ChromaDex set to open R&D plant in Longmont

ChromaDex is leasing 10,000 square feet at 1751 S. Fordham St. in Longmont.
ChromaDex is leasing 10,000 square feet at 1751 S. Fordham St. in Longmont.

LONGMONT — Irvine, Calif.-based bioscience firm ChromaDex Corp. will officially open a research and development plant in Longmont on Jan. 5 with a closed ceremony for city dignitaries.

ChromaDex has spent close to $1 million to renovate and install equipment in the 10,000 square feet it is leasing at 1751 S. Fordham St., Suite 350, in the Diagonal Tech Center.

ChromaDex, co-founded by chemist Frank Jaksch Jr., develops ingredients for the dietary supplement, food, beverage, skin-care and pharmaceutical markets.

“This facility will enable further in-house ingredient process development including the generation and protection of valuable IP, and it allows us to expand our analytical-service offerings,” Jaksch said.

ChromaDex will employ seven workers initially at the R&D site in Longmont, who had been working at the company’s analytics and testing lab in Boulder, at 2830 Wilderness Place, where it now has 30 workers.

“Moving the R&D workers from Boulder to Longmont gives us more room to grow our analytics department,” said Derik Ward, ChromaDex’s director of engineering and project management.

“We hope to double that number in Longmont in three to five years,” he said. ChromaDex received an incentive package from the city of Longmont tied to that job growth.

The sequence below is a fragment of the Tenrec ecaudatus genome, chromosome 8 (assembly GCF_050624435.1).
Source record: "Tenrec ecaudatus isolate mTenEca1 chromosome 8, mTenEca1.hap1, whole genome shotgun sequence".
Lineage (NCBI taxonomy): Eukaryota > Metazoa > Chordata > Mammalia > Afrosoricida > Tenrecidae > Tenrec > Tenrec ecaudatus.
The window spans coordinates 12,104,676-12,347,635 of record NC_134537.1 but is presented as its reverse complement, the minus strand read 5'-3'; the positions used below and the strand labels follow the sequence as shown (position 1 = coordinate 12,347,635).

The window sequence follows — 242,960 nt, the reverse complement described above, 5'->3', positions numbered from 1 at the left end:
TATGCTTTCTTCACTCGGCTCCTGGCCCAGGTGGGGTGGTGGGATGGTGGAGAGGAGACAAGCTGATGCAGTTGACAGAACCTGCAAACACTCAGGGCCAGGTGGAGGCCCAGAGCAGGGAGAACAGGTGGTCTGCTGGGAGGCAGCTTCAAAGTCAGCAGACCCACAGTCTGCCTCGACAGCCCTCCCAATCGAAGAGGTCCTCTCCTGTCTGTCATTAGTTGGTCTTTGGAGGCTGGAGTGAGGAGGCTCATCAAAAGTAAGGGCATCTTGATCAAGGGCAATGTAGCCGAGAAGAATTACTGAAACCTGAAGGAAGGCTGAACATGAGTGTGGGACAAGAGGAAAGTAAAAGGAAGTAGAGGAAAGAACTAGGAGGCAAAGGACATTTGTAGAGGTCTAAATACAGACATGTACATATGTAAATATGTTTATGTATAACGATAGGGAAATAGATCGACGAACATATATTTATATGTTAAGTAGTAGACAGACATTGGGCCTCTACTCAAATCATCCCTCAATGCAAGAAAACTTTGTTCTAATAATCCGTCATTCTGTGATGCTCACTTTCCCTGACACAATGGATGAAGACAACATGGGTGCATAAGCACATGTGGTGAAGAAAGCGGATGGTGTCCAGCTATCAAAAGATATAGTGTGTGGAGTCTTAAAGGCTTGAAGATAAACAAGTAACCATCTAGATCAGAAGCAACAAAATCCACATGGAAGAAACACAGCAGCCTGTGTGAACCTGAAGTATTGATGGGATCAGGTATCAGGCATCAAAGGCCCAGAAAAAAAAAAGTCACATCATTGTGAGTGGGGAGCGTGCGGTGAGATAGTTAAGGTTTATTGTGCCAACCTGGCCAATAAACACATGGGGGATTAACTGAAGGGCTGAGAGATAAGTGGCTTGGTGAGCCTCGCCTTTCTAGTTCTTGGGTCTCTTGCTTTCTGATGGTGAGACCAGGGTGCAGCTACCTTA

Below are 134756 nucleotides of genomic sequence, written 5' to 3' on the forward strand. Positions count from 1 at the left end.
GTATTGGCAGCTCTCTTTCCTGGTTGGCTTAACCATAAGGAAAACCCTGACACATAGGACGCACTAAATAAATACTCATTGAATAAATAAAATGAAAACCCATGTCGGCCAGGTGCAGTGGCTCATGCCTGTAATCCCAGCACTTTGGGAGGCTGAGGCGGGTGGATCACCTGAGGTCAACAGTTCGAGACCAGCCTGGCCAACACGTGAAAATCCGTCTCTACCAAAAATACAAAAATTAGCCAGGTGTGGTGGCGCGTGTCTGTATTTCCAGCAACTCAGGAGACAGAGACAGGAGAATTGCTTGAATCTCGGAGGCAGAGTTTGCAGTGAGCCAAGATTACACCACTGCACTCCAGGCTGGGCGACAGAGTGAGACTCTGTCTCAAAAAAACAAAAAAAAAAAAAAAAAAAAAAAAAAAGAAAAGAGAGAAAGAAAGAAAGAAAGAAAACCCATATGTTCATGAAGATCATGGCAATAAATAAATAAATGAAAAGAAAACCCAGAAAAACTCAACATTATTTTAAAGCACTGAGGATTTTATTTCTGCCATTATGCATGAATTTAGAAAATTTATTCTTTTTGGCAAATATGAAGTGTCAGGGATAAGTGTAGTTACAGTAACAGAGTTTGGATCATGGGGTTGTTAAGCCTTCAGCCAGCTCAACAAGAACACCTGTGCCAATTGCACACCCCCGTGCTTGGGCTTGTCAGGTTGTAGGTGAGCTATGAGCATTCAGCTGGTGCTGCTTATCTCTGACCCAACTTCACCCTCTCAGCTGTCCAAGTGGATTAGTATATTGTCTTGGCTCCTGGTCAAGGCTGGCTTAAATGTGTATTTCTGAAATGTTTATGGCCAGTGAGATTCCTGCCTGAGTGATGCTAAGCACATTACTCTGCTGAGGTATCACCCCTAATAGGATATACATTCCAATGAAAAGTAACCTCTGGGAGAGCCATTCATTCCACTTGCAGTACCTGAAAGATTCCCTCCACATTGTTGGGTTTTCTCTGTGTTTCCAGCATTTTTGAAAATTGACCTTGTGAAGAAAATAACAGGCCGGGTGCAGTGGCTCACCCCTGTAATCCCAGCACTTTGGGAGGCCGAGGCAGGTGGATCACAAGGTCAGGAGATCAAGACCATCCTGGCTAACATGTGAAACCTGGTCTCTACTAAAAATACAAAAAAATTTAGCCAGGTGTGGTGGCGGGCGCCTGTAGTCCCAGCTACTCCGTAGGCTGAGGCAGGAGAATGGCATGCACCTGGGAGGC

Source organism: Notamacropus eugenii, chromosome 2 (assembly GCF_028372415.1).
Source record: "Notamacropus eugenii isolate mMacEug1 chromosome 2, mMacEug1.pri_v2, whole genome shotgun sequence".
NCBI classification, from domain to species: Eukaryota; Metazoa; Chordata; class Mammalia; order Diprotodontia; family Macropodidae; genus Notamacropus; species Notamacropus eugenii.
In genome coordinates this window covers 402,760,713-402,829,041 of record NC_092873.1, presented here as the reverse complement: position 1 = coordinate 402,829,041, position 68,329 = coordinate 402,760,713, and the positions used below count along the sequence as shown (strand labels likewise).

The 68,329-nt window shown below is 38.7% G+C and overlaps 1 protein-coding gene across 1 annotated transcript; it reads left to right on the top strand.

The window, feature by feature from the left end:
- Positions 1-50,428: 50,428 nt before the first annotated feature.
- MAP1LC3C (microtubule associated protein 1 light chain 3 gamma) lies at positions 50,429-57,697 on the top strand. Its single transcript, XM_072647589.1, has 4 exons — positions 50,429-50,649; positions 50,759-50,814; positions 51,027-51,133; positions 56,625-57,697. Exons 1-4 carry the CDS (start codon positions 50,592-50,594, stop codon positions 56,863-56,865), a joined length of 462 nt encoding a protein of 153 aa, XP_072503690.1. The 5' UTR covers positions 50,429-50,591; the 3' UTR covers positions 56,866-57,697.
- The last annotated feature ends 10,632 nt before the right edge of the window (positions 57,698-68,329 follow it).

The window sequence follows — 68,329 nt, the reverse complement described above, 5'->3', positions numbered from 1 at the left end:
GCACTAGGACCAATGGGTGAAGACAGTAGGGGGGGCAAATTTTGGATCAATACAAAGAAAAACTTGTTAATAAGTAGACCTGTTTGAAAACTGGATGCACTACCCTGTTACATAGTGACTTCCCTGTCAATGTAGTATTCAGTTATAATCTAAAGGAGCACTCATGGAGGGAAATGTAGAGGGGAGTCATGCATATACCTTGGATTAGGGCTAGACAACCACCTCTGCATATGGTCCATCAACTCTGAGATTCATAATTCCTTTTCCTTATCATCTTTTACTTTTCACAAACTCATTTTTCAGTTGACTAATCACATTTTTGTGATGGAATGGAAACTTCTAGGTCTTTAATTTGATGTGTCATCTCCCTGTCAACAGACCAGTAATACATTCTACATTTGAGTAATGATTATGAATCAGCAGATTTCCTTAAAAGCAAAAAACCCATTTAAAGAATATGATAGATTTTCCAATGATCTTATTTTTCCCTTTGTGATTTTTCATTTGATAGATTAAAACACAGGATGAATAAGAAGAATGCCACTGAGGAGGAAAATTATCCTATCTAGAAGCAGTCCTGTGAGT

“Our business is growing and needed more room for R&D, so we looked within a 20-mile radius of Boulder because Boulder lease rates tend to be higher,” Ward said.”

He said ChromaDex chose Longmont for several reasons: incentives offered by the city of Longmont, reasonable utility rates and an accommodating landlord, Goff Capital Partners.

The city of Longmont, through the Longmont Economic Development Partnership, awarded ChromaDex an incentive package up to $16,000 worth of rebates for various city permit fees and sales tax tied to job creation. ChromaDex agreed that if it fails to relocate or hire at least 10 new full-time employees within 36 months of the agreement that was made in May, at an average annual wage of at least 105 percent of the Boulder County annual average, or $60,710, it will refund the rebate amount to the city in an amount equal to the percentage of jobs created below the committed 10 jobs.

The average salary of the new employees is estimated to be $70,000.

The publicly traded company (Nasdaq: CDXC), which has about 80 employees, works with universities and research institutions to discover and license early stage, IP-backed ingredient technologies. It then uses its in-house chemistry, regulatory and safety departments to develop ingredients. It also operates a regulatory-consulting service with a five-person staff in Maryland.

 

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